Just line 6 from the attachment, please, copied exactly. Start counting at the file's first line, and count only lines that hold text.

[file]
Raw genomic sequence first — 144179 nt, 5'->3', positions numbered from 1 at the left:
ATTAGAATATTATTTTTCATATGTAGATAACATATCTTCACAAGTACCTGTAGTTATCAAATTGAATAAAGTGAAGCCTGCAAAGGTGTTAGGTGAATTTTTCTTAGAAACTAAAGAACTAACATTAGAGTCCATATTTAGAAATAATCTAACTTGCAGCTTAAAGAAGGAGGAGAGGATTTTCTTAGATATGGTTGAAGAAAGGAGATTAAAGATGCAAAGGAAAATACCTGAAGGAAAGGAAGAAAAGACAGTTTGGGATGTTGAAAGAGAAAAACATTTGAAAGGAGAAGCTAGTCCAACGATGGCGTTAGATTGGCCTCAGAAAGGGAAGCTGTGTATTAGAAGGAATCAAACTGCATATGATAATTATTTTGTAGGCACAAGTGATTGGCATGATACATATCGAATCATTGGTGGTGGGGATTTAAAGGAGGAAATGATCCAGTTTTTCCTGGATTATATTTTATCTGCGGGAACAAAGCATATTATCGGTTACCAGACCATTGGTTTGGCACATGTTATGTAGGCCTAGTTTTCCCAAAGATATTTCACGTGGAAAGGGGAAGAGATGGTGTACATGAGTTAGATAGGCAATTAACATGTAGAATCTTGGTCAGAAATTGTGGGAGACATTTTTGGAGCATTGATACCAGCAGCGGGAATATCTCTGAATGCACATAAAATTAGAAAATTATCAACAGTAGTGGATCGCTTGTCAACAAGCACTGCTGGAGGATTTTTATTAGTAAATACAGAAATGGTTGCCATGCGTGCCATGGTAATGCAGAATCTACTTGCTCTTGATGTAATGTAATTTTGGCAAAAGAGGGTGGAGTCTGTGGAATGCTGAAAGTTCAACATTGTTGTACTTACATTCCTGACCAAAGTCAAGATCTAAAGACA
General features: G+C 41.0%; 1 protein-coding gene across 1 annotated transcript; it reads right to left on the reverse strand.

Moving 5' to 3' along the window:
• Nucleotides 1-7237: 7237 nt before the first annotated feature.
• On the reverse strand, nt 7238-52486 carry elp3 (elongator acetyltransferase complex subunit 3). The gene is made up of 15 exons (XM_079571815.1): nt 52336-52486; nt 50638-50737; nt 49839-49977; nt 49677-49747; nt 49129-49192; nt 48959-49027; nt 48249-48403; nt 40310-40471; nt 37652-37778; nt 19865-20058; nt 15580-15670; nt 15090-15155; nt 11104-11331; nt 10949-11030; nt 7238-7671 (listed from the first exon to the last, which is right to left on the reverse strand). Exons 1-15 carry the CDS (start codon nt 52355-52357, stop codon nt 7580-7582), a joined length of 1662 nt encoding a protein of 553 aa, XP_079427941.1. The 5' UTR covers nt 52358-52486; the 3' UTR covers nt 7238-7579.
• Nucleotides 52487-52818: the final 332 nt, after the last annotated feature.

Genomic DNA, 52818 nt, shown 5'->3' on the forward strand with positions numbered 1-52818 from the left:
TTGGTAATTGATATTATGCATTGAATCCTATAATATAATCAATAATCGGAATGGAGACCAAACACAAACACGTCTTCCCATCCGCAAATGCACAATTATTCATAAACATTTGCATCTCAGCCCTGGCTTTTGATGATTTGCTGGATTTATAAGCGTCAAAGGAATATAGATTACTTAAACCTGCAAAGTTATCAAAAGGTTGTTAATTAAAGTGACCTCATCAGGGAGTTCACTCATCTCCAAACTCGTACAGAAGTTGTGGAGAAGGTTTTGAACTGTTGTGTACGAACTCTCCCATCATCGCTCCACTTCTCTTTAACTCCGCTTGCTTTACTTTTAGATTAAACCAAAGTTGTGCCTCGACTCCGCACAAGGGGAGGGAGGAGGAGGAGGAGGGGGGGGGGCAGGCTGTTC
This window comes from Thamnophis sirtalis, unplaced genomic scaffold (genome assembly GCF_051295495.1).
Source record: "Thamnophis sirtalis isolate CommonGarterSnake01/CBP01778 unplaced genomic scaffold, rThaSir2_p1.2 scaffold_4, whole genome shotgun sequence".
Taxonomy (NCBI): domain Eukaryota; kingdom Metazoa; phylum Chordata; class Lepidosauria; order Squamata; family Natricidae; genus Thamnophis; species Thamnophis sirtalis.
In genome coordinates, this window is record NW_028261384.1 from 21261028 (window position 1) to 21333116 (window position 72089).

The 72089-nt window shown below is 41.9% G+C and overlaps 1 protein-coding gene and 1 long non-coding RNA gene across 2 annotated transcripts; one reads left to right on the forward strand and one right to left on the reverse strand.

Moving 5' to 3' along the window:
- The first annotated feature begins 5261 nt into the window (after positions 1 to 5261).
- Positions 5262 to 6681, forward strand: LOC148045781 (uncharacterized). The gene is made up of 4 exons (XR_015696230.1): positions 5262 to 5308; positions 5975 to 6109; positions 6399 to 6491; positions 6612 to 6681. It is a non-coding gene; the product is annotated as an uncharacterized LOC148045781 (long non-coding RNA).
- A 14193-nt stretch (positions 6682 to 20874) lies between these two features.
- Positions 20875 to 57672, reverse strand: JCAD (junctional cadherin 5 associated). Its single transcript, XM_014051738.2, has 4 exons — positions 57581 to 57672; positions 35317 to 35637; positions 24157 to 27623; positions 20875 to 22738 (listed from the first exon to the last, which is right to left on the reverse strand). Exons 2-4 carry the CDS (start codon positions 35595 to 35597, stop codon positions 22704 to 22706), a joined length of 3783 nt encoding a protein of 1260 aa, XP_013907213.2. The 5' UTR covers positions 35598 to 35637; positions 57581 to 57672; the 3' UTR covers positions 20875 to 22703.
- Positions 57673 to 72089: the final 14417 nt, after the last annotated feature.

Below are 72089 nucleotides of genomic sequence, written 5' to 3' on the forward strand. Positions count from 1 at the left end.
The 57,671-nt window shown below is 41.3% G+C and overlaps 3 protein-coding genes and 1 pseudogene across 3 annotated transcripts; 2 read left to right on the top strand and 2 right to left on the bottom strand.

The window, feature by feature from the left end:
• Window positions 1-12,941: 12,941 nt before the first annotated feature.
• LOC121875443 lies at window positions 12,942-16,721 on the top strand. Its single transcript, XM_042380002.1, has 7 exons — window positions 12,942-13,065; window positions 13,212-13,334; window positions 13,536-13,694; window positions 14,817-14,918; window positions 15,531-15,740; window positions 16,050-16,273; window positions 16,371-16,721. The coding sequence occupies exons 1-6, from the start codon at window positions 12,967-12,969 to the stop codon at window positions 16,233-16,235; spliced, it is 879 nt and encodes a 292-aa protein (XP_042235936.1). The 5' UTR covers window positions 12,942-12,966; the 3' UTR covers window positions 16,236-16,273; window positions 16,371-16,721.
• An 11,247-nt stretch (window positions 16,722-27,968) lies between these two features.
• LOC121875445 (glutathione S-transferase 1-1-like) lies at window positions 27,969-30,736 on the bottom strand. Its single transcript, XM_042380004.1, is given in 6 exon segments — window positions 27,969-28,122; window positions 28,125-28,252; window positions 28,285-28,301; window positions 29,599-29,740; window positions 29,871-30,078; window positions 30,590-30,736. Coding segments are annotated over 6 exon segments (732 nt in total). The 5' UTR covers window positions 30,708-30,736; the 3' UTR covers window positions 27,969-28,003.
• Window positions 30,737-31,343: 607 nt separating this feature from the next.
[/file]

• On the reverse strand, nt 7238-52486 carry elp3 (elongator acetyltransferase complex subunit 3). The gene is made up of 15 exons (XM_079571815.1): nt 52336-52486; nt 50638-50737; nt 49839-49977; nt 49677-49747; nt 49129-49192; nt 48959-49027; nt 48249-48403; nt 40310-40471; nt 37652-37778; nt 19865-20058; nt 15580-15670; nt 15090-15155; nt 11104-11331; nt 10949-11030; nt 7238-7671 (listed from the first exon to the last, which is right to left on the reverse strand). Exons 1-15 carry the CDS (start codon nt 52355-52357, stop codon nt 7580-7582), a joined length of 1662 nt encoding a protein of 553 aa, XP_079427941.1. The 5' UTR covers nt 52358-52486; the 3' UTR covers nt 7238-7579.